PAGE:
If the reason for the disparate opportunity to provide exit financing afforded different groups of creditors is not to “buy” their support for the plan by affording the favored group an attractive investment not afforded the rest of the class, a court might be able to conclude that the disparate opportunity does not amount to different “treatment” on the creditors’ claims.  But even if this is right as a matter of law, the debtor (or other plan proponent) bears the burden to prove that it has satisfied the requirements for plan confirmation, so it would need to show as a factual matter that a legitimate reason exists for why it is affording some, but not all, members of the class the opportunity to invest.  And, in my view, a bankruptcy court should have a healthy degree of skepticism about such a claim where the group that is offered the exclusive investment opportunity “just so happens” to have the votes to deliver the class and the group that is excluded does not.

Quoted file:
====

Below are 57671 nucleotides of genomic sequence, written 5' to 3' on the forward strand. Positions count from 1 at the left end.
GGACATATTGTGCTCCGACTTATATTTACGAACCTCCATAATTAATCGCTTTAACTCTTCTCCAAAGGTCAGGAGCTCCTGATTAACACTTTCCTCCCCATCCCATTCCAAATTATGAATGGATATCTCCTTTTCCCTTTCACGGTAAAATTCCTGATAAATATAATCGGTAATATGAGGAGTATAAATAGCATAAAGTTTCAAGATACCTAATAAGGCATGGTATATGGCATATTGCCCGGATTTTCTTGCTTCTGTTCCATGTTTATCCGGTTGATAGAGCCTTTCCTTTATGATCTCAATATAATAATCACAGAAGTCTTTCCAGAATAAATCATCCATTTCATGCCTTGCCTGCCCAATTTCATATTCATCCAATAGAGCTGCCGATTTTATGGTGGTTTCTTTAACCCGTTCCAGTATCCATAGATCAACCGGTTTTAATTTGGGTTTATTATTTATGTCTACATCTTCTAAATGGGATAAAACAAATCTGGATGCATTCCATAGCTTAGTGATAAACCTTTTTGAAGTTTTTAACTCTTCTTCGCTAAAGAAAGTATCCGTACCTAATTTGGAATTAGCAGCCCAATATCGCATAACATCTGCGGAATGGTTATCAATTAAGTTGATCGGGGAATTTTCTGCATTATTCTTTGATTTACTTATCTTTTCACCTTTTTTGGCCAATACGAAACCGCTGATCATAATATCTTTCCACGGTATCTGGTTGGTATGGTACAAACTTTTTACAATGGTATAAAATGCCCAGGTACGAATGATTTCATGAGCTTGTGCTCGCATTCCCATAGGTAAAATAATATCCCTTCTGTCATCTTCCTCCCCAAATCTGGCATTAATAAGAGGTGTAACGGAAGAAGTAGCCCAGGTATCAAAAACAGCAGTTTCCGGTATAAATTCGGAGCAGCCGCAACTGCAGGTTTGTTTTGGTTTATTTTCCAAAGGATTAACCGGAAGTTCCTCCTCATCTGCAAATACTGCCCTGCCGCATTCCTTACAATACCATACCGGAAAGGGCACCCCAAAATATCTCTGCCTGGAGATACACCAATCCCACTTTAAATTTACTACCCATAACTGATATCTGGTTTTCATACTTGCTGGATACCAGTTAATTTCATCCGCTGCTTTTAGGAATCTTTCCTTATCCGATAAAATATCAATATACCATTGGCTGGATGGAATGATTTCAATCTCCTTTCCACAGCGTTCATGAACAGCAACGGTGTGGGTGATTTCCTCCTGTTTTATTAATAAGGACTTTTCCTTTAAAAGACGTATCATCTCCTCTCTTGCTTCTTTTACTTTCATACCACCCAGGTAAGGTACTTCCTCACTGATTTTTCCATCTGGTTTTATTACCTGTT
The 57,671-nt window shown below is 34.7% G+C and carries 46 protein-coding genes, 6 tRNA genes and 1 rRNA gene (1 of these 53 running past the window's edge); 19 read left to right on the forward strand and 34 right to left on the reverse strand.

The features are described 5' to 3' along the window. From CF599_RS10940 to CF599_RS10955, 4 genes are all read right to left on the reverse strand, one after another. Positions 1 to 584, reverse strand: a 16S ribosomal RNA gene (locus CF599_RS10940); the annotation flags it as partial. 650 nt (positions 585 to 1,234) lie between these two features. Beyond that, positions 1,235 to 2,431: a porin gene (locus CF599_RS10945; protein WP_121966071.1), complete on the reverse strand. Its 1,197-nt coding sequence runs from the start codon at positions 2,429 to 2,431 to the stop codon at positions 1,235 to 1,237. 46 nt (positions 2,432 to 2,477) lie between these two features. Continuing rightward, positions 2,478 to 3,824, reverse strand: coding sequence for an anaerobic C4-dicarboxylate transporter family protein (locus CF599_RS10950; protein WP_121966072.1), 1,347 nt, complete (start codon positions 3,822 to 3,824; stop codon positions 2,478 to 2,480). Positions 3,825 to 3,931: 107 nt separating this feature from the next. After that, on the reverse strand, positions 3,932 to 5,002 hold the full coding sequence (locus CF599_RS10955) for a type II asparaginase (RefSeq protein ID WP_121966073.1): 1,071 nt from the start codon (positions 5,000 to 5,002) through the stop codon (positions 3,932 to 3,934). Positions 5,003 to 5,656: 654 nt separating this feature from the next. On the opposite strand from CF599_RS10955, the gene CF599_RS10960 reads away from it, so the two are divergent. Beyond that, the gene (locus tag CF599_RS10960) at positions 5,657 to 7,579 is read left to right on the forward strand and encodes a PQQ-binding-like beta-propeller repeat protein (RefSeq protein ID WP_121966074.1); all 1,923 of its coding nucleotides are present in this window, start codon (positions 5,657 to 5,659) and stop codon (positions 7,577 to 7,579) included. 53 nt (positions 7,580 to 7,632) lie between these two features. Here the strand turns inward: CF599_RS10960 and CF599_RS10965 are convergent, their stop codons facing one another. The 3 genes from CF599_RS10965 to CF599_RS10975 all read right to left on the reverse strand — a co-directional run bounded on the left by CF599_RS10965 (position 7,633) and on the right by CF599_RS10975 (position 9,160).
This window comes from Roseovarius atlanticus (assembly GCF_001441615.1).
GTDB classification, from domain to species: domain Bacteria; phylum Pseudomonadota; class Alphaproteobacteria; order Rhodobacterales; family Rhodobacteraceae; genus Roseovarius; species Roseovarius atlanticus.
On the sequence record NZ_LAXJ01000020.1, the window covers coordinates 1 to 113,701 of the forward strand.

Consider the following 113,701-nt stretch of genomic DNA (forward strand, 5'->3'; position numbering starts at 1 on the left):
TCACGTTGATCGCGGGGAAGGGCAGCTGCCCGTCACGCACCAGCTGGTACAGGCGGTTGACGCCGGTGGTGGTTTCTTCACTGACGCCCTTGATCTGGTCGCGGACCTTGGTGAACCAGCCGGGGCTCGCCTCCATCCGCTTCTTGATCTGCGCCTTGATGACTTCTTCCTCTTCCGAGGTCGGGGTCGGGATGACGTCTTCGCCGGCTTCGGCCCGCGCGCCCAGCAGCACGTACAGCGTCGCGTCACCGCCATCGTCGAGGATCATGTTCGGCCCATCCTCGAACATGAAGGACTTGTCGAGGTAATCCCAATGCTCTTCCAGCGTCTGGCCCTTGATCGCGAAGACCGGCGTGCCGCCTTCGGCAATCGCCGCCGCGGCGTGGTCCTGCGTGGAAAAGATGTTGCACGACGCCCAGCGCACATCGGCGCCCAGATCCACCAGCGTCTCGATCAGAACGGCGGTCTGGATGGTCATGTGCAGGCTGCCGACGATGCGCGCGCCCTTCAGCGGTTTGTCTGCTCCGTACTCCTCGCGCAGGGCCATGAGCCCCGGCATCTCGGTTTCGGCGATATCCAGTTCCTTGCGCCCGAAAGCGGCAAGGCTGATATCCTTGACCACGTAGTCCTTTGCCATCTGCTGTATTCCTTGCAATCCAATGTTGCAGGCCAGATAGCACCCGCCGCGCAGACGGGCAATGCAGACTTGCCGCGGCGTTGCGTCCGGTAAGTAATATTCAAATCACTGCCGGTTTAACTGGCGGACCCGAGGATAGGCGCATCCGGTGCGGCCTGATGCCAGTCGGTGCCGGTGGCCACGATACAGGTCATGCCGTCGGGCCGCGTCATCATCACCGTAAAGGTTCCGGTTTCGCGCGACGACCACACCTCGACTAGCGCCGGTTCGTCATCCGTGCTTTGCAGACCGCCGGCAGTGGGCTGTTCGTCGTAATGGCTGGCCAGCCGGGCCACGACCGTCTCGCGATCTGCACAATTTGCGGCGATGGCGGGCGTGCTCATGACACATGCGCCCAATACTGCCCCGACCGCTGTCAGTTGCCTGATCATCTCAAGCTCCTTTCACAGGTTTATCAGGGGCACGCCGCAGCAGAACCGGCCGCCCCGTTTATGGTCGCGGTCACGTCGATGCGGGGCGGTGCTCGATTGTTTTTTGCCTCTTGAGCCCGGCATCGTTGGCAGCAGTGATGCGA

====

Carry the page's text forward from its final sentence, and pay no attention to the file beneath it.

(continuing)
One final point: Both on the law and the facts, I don’t think a debtor can justify affording some creditors in the affected class an exclusive investment opportunity by saying that, unfortunately, this is the price the debtor has to pay to obtain those creditors’ support so that the debtor can emerge from bankruptcy.  On the law, the Bankruptcy Code specifies that a plan can be confirmed “only if” it “complies with the applicable provisions” of the Code, one of which is that the plan “shall” provide the same treatment to all creditors in the same class (unless the subset receiving worse treatment so agrees).  11 U.S.C. §§ 1129(a)(1); 1123(a)(4).  Congress could have provided otherwise, but it did not.  On the facts, if a debtor is worth more reorganized than liquidated, then all creditors in the fulcrum class should support the debtor’s reorganization even if none can obtain a “premium” over others in the class.  To provide a simple example, assume that, if all creditors in the class are afforded the same treatment, they will receive 50 cents on the dollar if the debtor is reorganized, but only 40 cents on the dollar if instead the debtor is liquidated.  Yes, a subset of large and powerful creditors in the class might prefer to negotiate a sweetheart deal for themselves where they get 55 or 60 cents on the dollar under the debtor’s plan of reorganization, while other, less powerful creditors in the same class get less.  But if that option is not on the table, because the bankruptcy court holds that it runs afoul of the Code, the powerful creditors should still support the debtor’s reorganization since it will provide them a higher recovery than the debtor’s liquidation will – 50 cents on the dollar is better than 40.  There is every reason to think, therefore, that application of the “same treatment” requirement of Section 1123(a)(4) will, in most (if not all) cases, not stand in the way of the debtor’s reorganization and, indeed, may make such a reorganization simpler, quicker and less expensive by eliminating or at least reducing litigation over whether disparate treatment is, or is not, permissible.